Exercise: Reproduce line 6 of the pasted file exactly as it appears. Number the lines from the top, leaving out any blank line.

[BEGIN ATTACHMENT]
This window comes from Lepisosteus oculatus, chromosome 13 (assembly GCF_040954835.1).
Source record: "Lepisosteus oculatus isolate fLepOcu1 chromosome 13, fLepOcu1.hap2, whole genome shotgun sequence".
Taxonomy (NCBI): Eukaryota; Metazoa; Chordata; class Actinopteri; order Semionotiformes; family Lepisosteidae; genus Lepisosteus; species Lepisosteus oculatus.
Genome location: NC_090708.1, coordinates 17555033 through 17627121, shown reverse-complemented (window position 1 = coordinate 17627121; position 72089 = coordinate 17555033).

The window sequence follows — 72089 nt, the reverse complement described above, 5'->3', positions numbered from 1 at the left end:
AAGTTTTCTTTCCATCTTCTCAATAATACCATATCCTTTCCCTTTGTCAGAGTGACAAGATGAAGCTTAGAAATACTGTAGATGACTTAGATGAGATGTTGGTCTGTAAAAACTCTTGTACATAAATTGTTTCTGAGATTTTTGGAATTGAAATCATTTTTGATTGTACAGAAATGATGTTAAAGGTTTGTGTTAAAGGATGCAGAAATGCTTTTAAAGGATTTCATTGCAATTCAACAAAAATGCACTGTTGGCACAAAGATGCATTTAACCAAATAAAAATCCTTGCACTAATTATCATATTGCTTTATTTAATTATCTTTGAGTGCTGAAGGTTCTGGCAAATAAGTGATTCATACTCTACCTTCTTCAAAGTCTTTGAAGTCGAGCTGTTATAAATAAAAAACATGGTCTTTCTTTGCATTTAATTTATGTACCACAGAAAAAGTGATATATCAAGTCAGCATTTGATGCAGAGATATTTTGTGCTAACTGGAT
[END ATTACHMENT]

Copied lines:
AAGTTTTCTTTCCATCTTCTCAATAATACCATATCCTTTCCCTTTGTCAGAGTGACAAGATGAAGCTTAGAAATACTGTAGATGACTTAGATGAGATGTTGGTCTGTAAAAACTCTTGTACATAAATTGTTTCTGAGATTTTTGGAATTGAAATCATTTTTGATTGTACAGAAATGATGTTAAAGGTTTGTGTTAAAGGATGCAGAAATGCTTTTAAAGGATTTCATTGCAATTCAACAAAAATGCACTGTTGGCACAAAGATGCATTTAACCAAATAAAAATCCTTGCACTAATTATCATATTGCTTTATTTAATTATCTTTGAGTGCTGAAGGTTCTGGCAAATAAGTGATTCATACTCTACCTTCTTCAAAGTCTTTGAAGTCGAGCTGTTATAAATAAAAAACATGGTCTTTCTTTGCATTTAATTTATGTACCACAGAAAAAGTGATATATCAAGTCAGCATTTGATGCAGAGATATTTTGTGCTAACTGGAT